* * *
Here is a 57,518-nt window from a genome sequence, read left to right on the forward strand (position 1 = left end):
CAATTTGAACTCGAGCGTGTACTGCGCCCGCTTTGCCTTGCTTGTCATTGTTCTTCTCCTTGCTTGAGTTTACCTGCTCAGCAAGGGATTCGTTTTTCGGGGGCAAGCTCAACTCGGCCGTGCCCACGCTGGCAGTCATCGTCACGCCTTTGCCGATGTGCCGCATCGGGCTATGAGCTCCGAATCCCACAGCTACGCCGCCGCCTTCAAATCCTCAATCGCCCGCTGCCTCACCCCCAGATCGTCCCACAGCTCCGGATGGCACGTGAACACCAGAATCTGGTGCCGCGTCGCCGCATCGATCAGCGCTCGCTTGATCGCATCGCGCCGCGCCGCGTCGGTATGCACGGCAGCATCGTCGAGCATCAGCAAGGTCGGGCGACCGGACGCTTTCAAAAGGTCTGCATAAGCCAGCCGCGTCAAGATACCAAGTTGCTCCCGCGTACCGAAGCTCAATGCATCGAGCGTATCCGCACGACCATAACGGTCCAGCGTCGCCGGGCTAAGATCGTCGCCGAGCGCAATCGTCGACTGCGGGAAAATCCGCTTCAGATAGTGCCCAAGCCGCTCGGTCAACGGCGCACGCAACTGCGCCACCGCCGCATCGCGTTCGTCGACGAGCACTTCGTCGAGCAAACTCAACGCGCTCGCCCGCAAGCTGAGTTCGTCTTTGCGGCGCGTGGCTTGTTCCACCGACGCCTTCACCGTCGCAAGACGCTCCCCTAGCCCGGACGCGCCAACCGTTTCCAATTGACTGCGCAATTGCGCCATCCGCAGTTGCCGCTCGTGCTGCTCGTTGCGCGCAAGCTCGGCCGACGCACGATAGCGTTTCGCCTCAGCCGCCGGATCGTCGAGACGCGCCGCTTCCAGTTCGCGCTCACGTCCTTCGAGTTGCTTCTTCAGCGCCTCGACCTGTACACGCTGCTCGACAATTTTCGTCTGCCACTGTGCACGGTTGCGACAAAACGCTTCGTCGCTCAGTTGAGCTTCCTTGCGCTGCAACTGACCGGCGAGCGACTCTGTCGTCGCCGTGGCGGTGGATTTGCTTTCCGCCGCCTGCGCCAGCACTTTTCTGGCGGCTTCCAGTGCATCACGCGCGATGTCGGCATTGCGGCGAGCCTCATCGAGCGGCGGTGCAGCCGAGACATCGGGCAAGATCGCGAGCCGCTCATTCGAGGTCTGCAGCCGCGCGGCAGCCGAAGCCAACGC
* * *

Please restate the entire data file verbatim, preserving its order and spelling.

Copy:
Here is a 57,518-nt window from a genome sequence, read left to right on the forward strand (position 1 = left end):
CAATTTGAACTCGAGCGTGTACTGCGCCCGCTTTGCCTTGCTTGTCATTGTTCTTCTCCTTGCTTGAGTTTACCTGCTCAGCAAGGGATTCGTTTTTCGGGGGCAAGCTCAACTCGGCCGTGCCCACGCTGGCAGTCATCGTCACGCCTTTGCCGATGTGCCGCATCGGGCTATGAGCTCCGAATCCCACAGCTACGCCGCCGCCTTCAAATCCTCAATCGCCCGCTGCCTCACCCCCAGATCGTCCCACAGCTCCGGATGGCACGTGAACACCAGAATCTGGTGCCGCGTCGCCGCATCGATCAGCGCTCGCTTGATCGCATCGCGCCGCGCCGCGTCGGTATGCACGGCAGCATCGTCGAGCATCAGCAAGGTCGGGCGACCGGACGCTTTCAAAAGGTCTGCATAAGCCAGCCGCGTCAAGATACCAAGTTGCTCCCGCGTACCGAAGCTCAATGCATCGAGCGTATCCGCACGACCATAACGGTCCAGCGTCGCCGGGCTAAGATCGTCGCCGAGCGCAATCGTCGACTGCGGGAAAATCCGCTTCAGATAGTGCCCAAGCCGCTCGGTCAACGGCGCACGCAACTGCGCCACCGCCGCATCGCGTTCGTCGACGAGCACTTCGTCGAGCAAACTCAACGCGCTCGCCCGCAAGCTGAGTTCGTCTTTGCGGCGCGTGGCTTGTTCCACCGACGCCTTCACCGTCGCAAGACGCTCCCCTAGCCCGGACGCGCCAACCGTTTCCAATTGACTGCGCAATTGCGCCATCCGCAGTTGCCGCTCGTGCTGCTCGTTGCGCGCAAGCTCGGCCGACGCACGATAGCGTTTCGCCTCAGCCGCCGGATCGTCGAGACGCGCCGCTTCCAGTTCGCGCTCACGTCCTTCGAGTTGCTTCTTCAGCGCCTCGACCTGTACACGCTGCTCGACAATTTTCGTCTGCCACTGTGCACGGTTGCGACAAAACGCTTCGTCGCTCAGTTGAGCTTCCTTGCGCTGCAACTGACCGGCGAGCGACTCTGTCGTCGCCGTGGCGGTGGATTTGCTTTCCGCCGCCTGCGCCAGCACTTTTCTGGCGGCTTCCAGTGCATCACGCGCGATGTCGGCATTGCGGCGAGCCTCATCGAGCGGCGGTGCAGCCGAGACATCGGGCAAGATCGCGAGCCGCTCATTCGAGGTCTGCAGCCGCGCGGCAGCCGAAGCCAACGC